May 21 (UPI) -- The pilot of a AV-8B Harrier safely ejected when the jet crashed in eastern North Carolina near the world's largest Marine Corps air station.
An AV-8B Harrier, which is part of the 2nd Marine Aircraft Wing of the Marine Corps Air Station Cherry Point, crashed Monday near the base in Havelock, N.C., the Marine Corps said in a news release. Havelock is 98 miles northeast of Wilmington, N.C.
The cause of the crash remains under investigation, the 2nd Marine Aircraft Wing said in a statement Tuesday afternoon.
The unidentified pilot was transported to Carolina East Medical Center in New Bern, N.C., for evaluation, where he was later released with no injuries. No civilian casualties or property damage was reported.
"He actually walked off on his own accord," Col. Todd Ferry, commanding officer at Cherry Point, told WCTI-TV. "When I got here he already was put on an ambulance and taken to Carolina East in New Bern so it sounds very positive."
Craven County Emergency Services Director Stanley Kite said they received a call at 6:16 p.m of the crash. A fire was quickly put out.
Personnel from 2nd Marine Aircraft Wing assisted the Havelock Police Department at the scene, which was cordoned off by military officials. The site has been declared "safe and secure" by military and local officials, however environmental and personal protective measures are being implemented.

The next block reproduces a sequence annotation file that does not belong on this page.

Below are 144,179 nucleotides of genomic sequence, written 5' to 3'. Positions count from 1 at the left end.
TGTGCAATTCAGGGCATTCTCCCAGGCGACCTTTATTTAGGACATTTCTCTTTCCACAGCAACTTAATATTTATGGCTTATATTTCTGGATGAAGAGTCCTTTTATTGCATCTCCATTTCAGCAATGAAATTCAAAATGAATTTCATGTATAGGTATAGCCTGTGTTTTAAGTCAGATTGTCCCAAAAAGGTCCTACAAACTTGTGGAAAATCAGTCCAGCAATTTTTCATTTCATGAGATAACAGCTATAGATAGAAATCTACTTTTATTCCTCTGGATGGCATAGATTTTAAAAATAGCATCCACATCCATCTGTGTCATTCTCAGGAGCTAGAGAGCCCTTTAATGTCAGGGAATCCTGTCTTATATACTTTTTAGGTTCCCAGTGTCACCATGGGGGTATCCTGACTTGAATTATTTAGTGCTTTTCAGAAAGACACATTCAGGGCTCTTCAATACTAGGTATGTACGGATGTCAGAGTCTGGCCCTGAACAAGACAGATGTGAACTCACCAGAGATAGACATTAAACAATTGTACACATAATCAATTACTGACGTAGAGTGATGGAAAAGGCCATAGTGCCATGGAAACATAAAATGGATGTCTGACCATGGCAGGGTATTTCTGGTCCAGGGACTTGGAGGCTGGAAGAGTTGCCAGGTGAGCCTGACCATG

"I would like to start by thanking the Craven County Sheriff's office and the community for their ongoing support," Major General Karsten Heckl, commanding general of the 2nd Marine Aircraft Wing, said in a statement. "Thankfully, there were no serious injuries. The safety of our Marines and the local community is of the utmost importance to us and we are extremely grateful that everyone who was involved is OK."
Cherry Point, which includes 14,200 military personnel and civilians, is home to the Fleet Readiness Center East aircraft maintenance and repair facility.
The AV-8B Harrier II is a single-engine ground-attack aircraft with vertical short takeoff and landing built between 1981 and 2003. More than 340 Harrier II's were produced, according to Boeing, which purchased McDonnell Douglas.
In 2007, Boeing signed a $258.5 million performance-based logistics contract to support AV-8B Harriers operated by the U.S. Marine Corps, Italy and Spain.
The AV-8B, which is the Marines' only fixed-wing plane, will be replaced by the F-35B Lightning II Joint Strike Fighter.